April 8, 2015
The business-friendly PRC has just enabled CenturyLink to avoid current level of regulation. Editor
SANTA FE – In its open meeting held today, the New Mexico Public Regulation Commission determined that CenturyLink QC qualifies as a mid-size carrier under New Mexico law.
By definition, a mid-size carrier serves fewer than 375,000 access lines in the state.
As a mid-size carrier, CenturyLink QC will be subject to the same level of regulation as Windstream, the next largest provider in the state. This level of regulation is less stringent than CenturyLink’s QC’s current regulation, which requires a commission case to be decided every few years.
Under mid-size carrier regulation, CenturyLink QC will be subject to rules to ensure service quality, consumer protection, and pricing flexibility up to a cap. The commission expects that a new rulemaking will commence in the weeks ahead.
Mid-size carrier regulation is designed to minimize regulatory costs and establish a level of regulation between that which applies between rural carriers on one hand and large carriers on the other.
The commission determined that CenturyLink QC serves 347,354 access lines in the state by counting the dial tone lines it provides to its retail customers, thus falling well below the 375,000 ceiling.
“I want to help reduce costs to consumers and help promote economic development here in New Mexico,” stated Commission Chairwoman Karen Montoya (District 1). “I feel this decision today will do that.”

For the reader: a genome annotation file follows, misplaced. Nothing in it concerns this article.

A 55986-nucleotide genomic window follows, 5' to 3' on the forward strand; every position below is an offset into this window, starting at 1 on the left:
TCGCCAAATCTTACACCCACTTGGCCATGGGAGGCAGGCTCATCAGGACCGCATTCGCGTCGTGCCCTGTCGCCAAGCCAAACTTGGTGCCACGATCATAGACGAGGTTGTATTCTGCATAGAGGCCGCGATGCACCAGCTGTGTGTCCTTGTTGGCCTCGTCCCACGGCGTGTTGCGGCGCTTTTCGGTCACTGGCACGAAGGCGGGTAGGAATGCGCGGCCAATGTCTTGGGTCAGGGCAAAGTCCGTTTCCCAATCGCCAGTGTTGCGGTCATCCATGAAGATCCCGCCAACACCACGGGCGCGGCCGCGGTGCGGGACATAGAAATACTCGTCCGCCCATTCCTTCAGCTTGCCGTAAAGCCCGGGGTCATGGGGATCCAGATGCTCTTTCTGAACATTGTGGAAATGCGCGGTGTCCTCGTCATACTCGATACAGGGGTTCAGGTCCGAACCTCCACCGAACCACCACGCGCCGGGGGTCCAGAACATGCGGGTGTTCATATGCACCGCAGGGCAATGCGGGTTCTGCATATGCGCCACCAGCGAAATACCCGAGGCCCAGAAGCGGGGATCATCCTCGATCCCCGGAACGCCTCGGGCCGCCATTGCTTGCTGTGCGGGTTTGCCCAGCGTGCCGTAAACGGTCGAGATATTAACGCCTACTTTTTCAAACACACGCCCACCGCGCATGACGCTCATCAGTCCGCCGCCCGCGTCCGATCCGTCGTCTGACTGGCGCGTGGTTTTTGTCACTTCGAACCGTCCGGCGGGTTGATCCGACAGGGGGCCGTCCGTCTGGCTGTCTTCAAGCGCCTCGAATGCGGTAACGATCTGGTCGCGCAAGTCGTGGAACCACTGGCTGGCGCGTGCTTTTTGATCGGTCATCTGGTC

District 3 Commissioner Valerie Espinoza, the lone dissenter today, stated, “Relevant information and crucial numbers, such as wholesale and leased lines, were not included in the calculation of this determination. The law was left open for interpretation, per say, by the presiding attorney, Sandra Skogen, and supporters of CenturyLink took advantage, and their recommendation of the interpretation was granted. The Commission should be protecting consumers, not enabling a utility to have the ability to design their own rate, and issue no further penalty credits. We are not only compromising the quality of service, but reliability, as well, and much needed investment in rural areas. My vote against relaxed regulation stems from my grave concern for our ability to regulate the quality of service and costs. CenturyLink was, unfortunately, successful in no longer having to produce monthly performance measures, and limited their requirement to only once per year versus once a month. The Attorney General, the Department of Defense, the City of Albuquerque all intervened against giving CenturyLink the status of mid-size carrier.”
“In the last eight years, CenturyLink’s presence in New Mexico has diminished from 850,000 to 350,000 customers,” said District 5 Commissioner Sandy Jones. “Today’s decision was aimed at protecting CenturyLink’s ability to continue to provide landline telephone service, especially to those in rural New Mexico. Under their previous regulatory scheme, CenturyLink was unable to compete with like services, while being under an obligation to serve all customers in their certificated territory. Designating them as a mid-size carrier as we did today provides adequate consumer protection while allowing CenturyLink to compete. CenturyLink joins other New Mexico telecoms as a mid-size carrier.”